British Prime Minister David Cameron is embarking today on a gruelling tour of European Union capitals, in an effort to persuade his continental counterparts to approve proposed new terms for Britain's membership in the bloc.
Many EU governments resent the idea that Britain should be granted special treatment just because it is the most awkward member in their club. And quite a few are angered by the extent of the concessions Britain wants. These include an exemption from the requirement to grant EU citizens who go to the country the same welfare benefits enjoyed by Britons. Britain also wants to be consulted about financial regulation inside the euro zone, despite having refused to adopt the EU's single currency.
But although leaders in most EU states resent what they are being asked to do, they are also likely to grant Mr Cameron his wishes, in the hope that this would make the EU more palatable to British voters in the run-up to a referendum on whether Britain should stay in the union, likely in June.
Package's key points
The head of the European Council, Mr Donald Tusk, has unveiled a draft reform package to help keep Britain in the European Union, with the following key points:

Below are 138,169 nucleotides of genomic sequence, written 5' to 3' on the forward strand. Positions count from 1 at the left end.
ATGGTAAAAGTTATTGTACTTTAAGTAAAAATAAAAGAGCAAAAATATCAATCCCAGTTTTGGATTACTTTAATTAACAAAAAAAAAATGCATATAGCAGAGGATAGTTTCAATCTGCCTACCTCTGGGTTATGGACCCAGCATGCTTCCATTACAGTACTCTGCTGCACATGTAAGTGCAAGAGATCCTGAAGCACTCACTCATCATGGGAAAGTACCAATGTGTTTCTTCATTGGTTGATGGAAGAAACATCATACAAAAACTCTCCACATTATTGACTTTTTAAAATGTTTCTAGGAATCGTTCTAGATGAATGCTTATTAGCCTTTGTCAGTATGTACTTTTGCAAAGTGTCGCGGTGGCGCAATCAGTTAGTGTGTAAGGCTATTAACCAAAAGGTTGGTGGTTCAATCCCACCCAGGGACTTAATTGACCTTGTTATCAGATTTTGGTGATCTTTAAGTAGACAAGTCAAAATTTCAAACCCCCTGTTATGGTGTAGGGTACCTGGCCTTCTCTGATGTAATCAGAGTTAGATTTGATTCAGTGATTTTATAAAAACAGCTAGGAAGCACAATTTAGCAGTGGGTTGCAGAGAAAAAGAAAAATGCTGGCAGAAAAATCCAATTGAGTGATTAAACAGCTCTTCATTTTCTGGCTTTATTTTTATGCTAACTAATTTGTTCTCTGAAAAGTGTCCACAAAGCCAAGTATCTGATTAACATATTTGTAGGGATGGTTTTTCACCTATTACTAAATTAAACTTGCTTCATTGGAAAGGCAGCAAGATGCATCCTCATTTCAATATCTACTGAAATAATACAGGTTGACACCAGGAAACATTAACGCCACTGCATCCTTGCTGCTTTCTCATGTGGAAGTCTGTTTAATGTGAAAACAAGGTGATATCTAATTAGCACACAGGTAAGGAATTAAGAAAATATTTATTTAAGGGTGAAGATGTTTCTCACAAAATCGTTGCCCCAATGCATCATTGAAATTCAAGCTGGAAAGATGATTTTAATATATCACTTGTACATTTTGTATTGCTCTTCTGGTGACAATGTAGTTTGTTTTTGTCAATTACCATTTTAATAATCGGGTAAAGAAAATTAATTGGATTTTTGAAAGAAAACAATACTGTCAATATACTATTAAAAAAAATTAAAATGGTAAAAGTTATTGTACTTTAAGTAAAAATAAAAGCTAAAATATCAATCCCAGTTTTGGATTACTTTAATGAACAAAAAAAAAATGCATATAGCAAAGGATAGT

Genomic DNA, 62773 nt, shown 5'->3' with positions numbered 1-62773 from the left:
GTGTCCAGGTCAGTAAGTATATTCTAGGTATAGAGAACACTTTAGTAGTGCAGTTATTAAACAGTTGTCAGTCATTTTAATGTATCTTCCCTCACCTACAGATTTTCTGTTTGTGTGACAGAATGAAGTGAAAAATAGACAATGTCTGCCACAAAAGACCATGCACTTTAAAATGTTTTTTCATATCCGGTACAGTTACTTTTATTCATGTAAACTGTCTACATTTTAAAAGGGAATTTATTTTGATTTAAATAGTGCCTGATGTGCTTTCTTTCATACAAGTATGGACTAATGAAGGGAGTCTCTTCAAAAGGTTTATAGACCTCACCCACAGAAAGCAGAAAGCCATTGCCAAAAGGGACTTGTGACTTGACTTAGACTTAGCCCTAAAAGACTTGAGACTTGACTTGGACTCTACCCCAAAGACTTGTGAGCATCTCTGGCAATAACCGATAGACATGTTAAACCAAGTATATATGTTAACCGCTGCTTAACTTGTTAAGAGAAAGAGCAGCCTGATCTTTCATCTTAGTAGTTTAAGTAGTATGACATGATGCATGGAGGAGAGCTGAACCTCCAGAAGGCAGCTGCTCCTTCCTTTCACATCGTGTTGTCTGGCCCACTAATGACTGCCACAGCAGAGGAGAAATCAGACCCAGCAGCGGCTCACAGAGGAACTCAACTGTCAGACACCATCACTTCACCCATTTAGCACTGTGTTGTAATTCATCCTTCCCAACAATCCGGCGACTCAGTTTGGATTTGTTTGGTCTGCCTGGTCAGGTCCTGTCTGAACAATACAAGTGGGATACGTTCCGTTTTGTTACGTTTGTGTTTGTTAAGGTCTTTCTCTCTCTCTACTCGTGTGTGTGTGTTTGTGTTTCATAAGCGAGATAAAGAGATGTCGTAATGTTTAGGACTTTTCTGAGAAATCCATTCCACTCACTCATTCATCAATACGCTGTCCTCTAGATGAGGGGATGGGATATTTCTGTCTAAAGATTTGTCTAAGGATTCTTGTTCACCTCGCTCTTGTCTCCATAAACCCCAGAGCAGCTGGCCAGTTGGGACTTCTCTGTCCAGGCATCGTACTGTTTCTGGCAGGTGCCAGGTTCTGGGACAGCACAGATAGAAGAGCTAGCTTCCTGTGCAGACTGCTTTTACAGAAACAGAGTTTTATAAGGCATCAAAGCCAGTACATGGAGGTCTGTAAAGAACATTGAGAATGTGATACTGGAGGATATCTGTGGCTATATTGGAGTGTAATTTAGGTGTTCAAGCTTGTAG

Without changing treaties on free movement of labour and barring discrimination, the EU proposed an "emergency brake", limiting those fundamental rights where vital national interests or economic stability are at risk.
The EU said on Tuesday that no British company or citizen would face discrimination because they use the pound as a currency. The EU is also offering Britain a way to slow down euro zone legislation that it does not like, although it does not offer any veto rights on euro zone decision-making.
The Tusk package explicitly states that Britain is not committed to further political integration into the EU. The EU also offers to allow a simple majority of national Parliaments to stop legislative proposals from the Commission.
The least contentious British demand for less red tape and more economic dynamism has broad backing so a set of declarations will echo EU policy, but with elements to show Britain that Brussels is listening.
For there is a growing realisation in most European capitals that if Britain votes to leave the EU, that will have a catastrophic impact on the continent, and may well lead to the EU unravelling. Britain often acts as a balance between France and Germany, the continent's other giants, and that is crucial for smaller EU member-states.
The British are also admired for the quality of the civil servants they send to the EU, and their commitment to free trade and an open market, both of which have helped Europe to prosper. And were the British to leave the EU, that would have a huge impact on European defence arrangements as well; the British are acknowledged to have one of Europe's best militaries and security services.
For all these reasons, Mr Cameron is likely to proclaim a diplomatic victory at the end of his tour, by getting approval on most of the concessions he needs. But that won't make him very popular with his European counterparts.